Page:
For a variety of religious and sociological reasons, Orthodox Jews tend to live in highly concentrated areas. Since local and state governments make voting data available for each and every precinct, we can assess actual voting patterns with a high degree of confidence. This approach proves far more reliable than exit polls. Indeed, what a careful examination reveals is that those polls were no more accurate about the Orthodox vote than about the national vote altogether.

For our purposes, I’ve divided predominantly Orthodox precincts into three categories: Modern Orthodox, ḥaredi, and an intermediate group whose members tend (like the Modern Orthodox) to work in professions but value secular education mainly for the sake of economic advancement and seek (like the Ḥaredim) to limit their contact with the surrounding culture.

To begin with the Modern Orthodox: communities of Modern Orthodox Jews in Boca Raton, FL, Teaneck and Englewood, NJ, Chicago, IL, and the “Five Towns” to the southeast of New York City have followed a closely related pattern. Between the 2000 and 2004 elections, all saw significant rightward shifts, a pattern that held steady or grew more pronounced through the 2012 contest between Barack Obama and Mitt Romney. The November 2016 race produced a falloff in the Republican vote in these precincts, but not enough of one to reverse the overall trend since 2004. The only exception among the communities I’ve surveyed is Beachwood, OH, which, consistent with its habit in previous elections, broke heavily in favor of the Democratic candidate: a discrepancy that might be traced to the fact that the Orthodox population in these suburban Cleveland precincts is less concentrated than elsewhere.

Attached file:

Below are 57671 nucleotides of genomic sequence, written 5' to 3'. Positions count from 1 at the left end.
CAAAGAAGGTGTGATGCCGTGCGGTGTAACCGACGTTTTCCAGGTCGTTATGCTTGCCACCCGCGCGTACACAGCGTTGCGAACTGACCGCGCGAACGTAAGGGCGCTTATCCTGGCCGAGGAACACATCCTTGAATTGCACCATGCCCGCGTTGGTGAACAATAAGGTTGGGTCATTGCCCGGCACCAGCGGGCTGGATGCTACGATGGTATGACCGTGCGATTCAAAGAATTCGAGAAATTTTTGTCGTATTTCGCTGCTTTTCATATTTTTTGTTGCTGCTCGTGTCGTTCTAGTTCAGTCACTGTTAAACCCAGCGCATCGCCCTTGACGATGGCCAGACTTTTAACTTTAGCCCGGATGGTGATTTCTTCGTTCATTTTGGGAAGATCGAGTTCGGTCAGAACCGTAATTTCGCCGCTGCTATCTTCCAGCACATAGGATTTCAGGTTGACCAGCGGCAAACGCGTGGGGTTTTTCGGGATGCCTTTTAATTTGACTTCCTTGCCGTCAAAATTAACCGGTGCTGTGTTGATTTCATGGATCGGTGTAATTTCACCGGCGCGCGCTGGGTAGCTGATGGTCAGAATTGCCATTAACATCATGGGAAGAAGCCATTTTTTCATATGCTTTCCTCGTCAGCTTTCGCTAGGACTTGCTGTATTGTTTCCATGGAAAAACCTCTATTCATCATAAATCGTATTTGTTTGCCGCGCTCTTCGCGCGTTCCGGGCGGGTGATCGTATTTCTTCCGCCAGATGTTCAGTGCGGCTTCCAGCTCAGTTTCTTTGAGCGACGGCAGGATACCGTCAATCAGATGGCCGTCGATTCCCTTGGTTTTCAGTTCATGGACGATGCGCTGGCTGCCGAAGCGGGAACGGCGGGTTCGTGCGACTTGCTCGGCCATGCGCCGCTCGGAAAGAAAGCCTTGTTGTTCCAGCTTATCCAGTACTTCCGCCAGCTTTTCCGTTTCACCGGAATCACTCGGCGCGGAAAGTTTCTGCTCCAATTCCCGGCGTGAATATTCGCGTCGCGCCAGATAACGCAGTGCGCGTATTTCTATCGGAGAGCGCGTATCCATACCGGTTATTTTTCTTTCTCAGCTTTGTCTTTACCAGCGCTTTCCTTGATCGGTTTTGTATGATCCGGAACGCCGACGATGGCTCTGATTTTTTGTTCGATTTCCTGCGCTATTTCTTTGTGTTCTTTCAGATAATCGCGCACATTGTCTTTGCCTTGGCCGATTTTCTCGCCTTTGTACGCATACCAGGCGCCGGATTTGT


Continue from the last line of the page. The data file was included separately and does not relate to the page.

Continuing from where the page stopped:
The strongest and most resilient shift to the Republican column is to be discerned not among the Modern Orthodox but in the ḥaredi neighborhoods of Brooklyn’s Borough Park, Flatbush, and Williamsburg sections, Monsey, NY, and Wickliffe, OH. In these communities’ most concentrated Orthodox precincts, Trump outpolled Clinton by, respectively, 89 to 7 percent, 87 to 10 percent, 68 to 28 percent, 94 to 4 percent, and 56 to 36 percent. Ocean County, NJ has not yet released its numbers by precinct, but we can extrapolate from the overall results in Lakewood Township, whose Orthodox Jews supported Trump by about a 9:1 ratio.